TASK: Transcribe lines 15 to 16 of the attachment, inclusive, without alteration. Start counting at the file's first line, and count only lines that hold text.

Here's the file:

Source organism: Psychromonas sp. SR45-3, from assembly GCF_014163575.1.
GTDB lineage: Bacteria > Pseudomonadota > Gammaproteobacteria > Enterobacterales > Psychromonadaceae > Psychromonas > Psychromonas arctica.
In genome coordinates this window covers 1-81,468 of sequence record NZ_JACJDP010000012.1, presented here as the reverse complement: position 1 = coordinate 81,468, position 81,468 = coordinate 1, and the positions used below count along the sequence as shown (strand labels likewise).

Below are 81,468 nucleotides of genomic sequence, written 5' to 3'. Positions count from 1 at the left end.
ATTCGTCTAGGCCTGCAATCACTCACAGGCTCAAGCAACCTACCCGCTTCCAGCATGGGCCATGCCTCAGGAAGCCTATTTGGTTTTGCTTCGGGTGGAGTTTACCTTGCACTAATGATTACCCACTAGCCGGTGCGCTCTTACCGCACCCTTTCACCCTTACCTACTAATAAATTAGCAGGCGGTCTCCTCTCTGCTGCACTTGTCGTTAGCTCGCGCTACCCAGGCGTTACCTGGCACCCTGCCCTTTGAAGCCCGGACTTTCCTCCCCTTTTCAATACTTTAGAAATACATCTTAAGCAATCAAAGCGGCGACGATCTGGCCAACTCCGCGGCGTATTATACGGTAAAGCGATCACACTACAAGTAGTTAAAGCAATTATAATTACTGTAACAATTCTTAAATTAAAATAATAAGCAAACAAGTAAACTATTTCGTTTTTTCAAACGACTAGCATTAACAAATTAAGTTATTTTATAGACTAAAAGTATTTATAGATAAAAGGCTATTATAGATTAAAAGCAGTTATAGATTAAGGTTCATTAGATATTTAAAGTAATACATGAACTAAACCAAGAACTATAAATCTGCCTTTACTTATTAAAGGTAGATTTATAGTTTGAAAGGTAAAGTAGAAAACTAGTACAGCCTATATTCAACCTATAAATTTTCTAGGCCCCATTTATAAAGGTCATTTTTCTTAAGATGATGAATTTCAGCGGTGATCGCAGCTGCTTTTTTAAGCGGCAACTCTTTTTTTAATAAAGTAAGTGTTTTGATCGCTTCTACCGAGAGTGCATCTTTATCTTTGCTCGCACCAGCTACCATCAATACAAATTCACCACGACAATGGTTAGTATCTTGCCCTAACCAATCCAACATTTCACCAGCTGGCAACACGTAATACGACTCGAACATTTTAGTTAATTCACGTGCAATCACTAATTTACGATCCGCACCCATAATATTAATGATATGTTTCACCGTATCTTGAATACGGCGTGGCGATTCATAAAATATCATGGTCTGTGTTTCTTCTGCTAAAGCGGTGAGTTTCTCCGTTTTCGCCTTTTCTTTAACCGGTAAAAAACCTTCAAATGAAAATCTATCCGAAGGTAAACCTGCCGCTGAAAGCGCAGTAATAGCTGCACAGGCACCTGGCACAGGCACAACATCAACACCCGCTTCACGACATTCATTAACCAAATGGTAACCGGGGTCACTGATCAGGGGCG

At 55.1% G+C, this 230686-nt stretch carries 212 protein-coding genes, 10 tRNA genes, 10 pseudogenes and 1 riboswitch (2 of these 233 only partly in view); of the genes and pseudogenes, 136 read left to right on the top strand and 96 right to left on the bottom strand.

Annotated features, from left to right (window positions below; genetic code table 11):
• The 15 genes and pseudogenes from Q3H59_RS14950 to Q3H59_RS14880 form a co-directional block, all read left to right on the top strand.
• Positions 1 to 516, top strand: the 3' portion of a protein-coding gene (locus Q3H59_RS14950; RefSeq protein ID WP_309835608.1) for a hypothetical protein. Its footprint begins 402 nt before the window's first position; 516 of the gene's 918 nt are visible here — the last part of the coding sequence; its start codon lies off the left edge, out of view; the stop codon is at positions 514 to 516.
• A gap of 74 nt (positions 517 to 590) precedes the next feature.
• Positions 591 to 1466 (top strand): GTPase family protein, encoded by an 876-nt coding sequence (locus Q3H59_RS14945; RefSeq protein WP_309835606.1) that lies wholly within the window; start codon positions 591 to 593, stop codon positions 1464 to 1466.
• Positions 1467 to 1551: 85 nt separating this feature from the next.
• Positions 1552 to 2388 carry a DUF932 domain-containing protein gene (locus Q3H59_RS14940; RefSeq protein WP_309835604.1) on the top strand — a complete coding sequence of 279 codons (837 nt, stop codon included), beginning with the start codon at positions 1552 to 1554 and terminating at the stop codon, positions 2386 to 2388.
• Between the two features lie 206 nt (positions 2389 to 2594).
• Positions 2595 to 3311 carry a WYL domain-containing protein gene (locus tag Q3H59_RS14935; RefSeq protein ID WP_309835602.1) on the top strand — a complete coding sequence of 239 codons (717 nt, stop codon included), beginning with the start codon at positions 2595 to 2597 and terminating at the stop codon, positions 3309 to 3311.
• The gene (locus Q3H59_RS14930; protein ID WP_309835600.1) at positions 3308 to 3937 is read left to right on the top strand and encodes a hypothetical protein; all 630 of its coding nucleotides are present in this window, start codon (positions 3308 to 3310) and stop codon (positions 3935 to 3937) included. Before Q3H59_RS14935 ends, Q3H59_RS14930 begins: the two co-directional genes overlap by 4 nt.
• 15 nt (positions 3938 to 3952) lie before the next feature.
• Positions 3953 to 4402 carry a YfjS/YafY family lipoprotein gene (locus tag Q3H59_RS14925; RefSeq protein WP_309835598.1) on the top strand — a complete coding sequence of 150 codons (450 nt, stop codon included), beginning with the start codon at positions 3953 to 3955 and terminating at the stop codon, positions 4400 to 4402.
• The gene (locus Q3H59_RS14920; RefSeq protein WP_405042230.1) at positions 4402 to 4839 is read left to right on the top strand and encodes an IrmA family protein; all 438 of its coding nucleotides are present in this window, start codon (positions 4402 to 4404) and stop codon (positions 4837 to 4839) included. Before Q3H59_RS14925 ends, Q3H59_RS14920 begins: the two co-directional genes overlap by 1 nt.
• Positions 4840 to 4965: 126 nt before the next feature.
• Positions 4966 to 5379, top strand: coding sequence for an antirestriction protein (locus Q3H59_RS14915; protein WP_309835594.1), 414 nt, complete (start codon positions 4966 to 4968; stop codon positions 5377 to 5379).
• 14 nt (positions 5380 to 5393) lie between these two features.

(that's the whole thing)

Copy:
• Positions 2595 to 3311 carry a WYL domain-containing protein gene (locus tag Q3H59_RS14935; RefSeq protein ID WP_309835602.1) on the top strand — a complete coding sequence of 239 codons (717 nt, stop codon included), beginning with the start codon at positions 2595 to 2597 and terminating at the stop codon, positions 3309 to 3311.
• The gene (locus Q3H59_RS14930; protein ID WP_309835600.1) at positions 3308 to 3937 is read left to right on the top strand and encodes a hypothetical protein; all 630 of its coding nucleotides are present in this window, start codon (positions 3308 to 3310) and stop codon (positions 3935 to 3937) included. Before Q3H59_RS14935 ends, Q3H59_RS14930 begins: the two co-directional genes overlap by 4 nt.